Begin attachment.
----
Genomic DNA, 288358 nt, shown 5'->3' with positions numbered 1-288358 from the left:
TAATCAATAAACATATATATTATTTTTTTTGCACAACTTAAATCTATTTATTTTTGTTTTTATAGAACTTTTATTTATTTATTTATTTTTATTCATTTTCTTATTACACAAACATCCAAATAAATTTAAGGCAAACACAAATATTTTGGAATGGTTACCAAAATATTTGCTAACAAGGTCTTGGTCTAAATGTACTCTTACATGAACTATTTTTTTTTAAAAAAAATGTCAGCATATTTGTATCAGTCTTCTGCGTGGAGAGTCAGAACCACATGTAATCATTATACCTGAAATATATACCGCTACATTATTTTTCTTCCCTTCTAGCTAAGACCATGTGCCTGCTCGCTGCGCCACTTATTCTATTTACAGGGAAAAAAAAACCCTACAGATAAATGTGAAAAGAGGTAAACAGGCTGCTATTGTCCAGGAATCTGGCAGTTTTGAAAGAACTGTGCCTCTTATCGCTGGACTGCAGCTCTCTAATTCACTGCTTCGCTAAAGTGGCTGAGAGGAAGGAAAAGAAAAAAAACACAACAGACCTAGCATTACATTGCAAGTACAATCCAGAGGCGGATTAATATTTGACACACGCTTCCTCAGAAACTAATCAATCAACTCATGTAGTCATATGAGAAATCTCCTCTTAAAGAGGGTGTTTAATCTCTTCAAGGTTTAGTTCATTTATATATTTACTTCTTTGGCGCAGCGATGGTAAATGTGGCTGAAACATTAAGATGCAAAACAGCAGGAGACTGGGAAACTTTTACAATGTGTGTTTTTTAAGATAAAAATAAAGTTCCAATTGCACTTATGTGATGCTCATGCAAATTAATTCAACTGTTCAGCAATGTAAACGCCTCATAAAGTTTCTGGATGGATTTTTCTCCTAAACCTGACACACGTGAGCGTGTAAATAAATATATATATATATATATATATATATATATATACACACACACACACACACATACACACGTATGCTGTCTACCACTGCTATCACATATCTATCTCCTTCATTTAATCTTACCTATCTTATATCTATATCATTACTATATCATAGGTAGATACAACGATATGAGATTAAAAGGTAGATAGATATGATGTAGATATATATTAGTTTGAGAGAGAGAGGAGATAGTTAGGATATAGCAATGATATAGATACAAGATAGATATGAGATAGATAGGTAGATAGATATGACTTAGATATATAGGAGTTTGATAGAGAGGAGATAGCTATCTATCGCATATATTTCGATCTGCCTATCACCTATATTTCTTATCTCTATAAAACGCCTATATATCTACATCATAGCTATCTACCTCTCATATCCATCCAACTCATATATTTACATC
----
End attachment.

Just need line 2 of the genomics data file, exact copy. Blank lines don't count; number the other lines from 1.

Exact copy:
TAATCAATAAACATATATATTATTTTTTTTGCACAACTTAAATCTATTTATTTTTGTTTTTATAGAACTTTTATTTATTTATTTATTTTTATTCATTTTCTTATTACACAAACATCCAAATAAATTTAAGGCAAACACAAATATTTTGGAATGGTTACCAAAATATTTGCTAACAAGGTCTTGGTCTAAATGTACTCTTACATGAACTATTTTTTTTTAAAAAAAATGTCAGCATATTTGTATCAGTCTTCTGCGTGGAGAGTCAGAACCACATGTAATCATTATACCTGAAATATATACCGCTACATTATTTTTCTTCCCTTCTAGCTAAGACCATGTGCCTGCTCGCTGCGCCACTTATTCTATTTACAGGGAAAAAAAAACCCTACAGATAAATGTGAAAAGAGGTAAACAGGCTGCTATTGTCCAGGAATCTGGCAGTTTTGAAAGAACTGTGCCTCTTATCGCTGGACTGCAGCTCTCTAATTCACTGCTTCGCTAAAGTGGCTGAGAGGAAGGAAAAGAAAAAAAACACAACAGACCTAGCATTACATTGCAAGTACAATCCAGAGGCGGATTAATATTTGACACACGCTTCCTCAGAAACTAATCAATCAACTCATGTAGTCATATGAGAAATCTCCTCTTAAAGAGGGTGTTTAATCTCTTCAAGGTTTAGTTCATTTATATATTTACTTCTTTGGCGCAGCGATGGTAAATGTGGCTGAAACATTAAGATGCAAAACAGCAGGAGACTGGGAAACTTTTACAATGTGTGTTTTTTAAGATAAAAATAAAGTTCCAATTGCACTTATGTGATGCTCATGCAAATTAATTCAACTGTTCAGCAATGTAAACGCCTCATAAAGTTTCTGGATGGATTTTTCTCCTAAACCTGACACACGTGAGCGTGTAAATAAATATATATATATATATATATATATATATATATACACACACACACACACACATACACACGTATGCTGTCTACCACTGCTATCACATATCTATCTCCTTCATTTAATCTTACCTATCTTATATCTATATCATTACTATATCATAGGTAGATACAACGATATGAGATTAAAAGGTAGATAGATATGATGTAGATATATATTAGTTTGAGAGAGAGAGGAGATAGTTAGGATATAGCAATGATATAGATACAAGATAGATATGAGATAGATAGGTAGATAGATATGACTTAGATATATAGGAGTTTGATAGAGAGGAGATAGCTATCTATCGCATATATTTCGATCTGCCTATCACCTATATTTCTTATCTCTATAAAACGCCTATATATCTACATCATAGCTATCTACCTCTCATATCCATCCAACTCATATATTTACATC